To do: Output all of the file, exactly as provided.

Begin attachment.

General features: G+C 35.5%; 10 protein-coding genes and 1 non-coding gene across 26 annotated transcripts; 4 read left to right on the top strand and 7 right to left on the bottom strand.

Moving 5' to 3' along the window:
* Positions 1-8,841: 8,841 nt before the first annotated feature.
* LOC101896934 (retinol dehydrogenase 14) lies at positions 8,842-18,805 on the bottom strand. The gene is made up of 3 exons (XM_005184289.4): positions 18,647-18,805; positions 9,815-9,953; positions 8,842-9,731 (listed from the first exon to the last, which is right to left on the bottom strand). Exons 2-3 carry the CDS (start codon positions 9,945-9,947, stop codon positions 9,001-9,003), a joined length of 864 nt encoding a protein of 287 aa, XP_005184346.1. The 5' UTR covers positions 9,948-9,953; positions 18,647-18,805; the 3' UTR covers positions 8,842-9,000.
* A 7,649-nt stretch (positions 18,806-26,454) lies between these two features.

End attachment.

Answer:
General features: G+C 35.5%; 10 protein-coding genes and 1 non-coding gene across 26 annotated transcripts; 4 read left to right on the top strand and 7 right to left on the bottom strand.

Moving 5' to 3' along the window:
* Positions 1-8,841: 8,841 nt before the first annotated feature.
* LOC101896934 (retinol dehydrogenase 14) lies at positions 8,842-18,805 on the bottom strand. The gene is made up of 3 exons (XM_005184289.4): positions 18,647-18,805; positions 9,815-9,953; positions 8,842-9,731 (listed from the first exon to the last, which is right to left on the bottom strand). Exons 2-3 carry the CDS (start codon positions 9,945-9,947, stop codon positions 9,001-9,003), a joined length of 864 nt encoding a protein of 287 aa, XP_005184346.1. The 5' UTR covers positions 9,948-9,953; positions 18,647-18,805; the 3' UTR covers positions 8,842-9,000.
* A 7,649-nt stretch (positions 18,806-26,454) lies between these two features.